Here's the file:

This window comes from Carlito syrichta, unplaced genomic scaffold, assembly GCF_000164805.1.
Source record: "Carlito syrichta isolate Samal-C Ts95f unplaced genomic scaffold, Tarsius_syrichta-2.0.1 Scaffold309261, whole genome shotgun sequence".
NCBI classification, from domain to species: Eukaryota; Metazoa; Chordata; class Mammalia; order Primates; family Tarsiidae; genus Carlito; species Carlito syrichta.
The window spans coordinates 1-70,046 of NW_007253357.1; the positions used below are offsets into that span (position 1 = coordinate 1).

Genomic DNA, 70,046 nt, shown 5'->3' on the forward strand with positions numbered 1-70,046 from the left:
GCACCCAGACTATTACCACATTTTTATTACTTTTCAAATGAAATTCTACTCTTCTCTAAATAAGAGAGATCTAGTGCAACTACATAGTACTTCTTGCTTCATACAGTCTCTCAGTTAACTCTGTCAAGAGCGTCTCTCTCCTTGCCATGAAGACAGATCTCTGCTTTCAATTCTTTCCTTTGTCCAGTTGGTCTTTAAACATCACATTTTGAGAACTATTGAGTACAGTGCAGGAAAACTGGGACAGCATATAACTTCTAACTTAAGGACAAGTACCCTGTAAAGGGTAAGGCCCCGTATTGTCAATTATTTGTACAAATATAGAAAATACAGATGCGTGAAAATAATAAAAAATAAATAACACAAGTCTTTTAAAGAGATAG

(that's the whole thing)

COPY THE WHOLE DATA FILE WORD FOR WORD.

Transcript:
This window comes from Carlito syrichta, unplaced genomic scaffold, assembly GCF_000164805.1.
Source record: "Carlito syrichta isolate Samal-C Ts95f unplaced genomic scaffold, Tarsius_syrichta-2.0.1 Scaffold309261, whole genome shotgun sequence".
NCBI classification, from domain to species: Eukaryota; Metazoa; Chordata; class Mammalia; order Primates; family Tarsiidae; genus Carlito; species Carlito syrichta.
The window spans coordinates 1-70,046 of NW_007253357.1; the positions used below are offsets into that span (position 1 = coordinate 1).

Genomic DNA, 70,046 nt, shown 5'->3' on the forward strand with positions numbered 1-70,046 from the left:
GCACCCAGACTATTACCACATTTTTATTACTTTTCAAATGAAATTCTACTCTTCTCTAAATAAGAGAGATCTAGTGCAACTACATAGTACTTCTTGCTTCATACAGTCTCTCAGTTAACTCTGTCAAGAGCGTCTCTCTCCTTGCCATGAAGACAGATCTCTGCTTTCAATTCTTTCCTTTGTCCAGTTGGTCTTTAAACATCACATTTTGAGAACTATTGAGTACAGTGCAGGAAAACTGGGACAGCATATAACTTCTAACTTAAGGACAAGTACCCTGTAAAGGGTAAGGCCCCGTATTGTCAATTATTTGTACAAATATAGAAAATACAGATGCGTGAAAATAATAAAAAATAAATAACACAAGTCTTTTAAAGAGATAG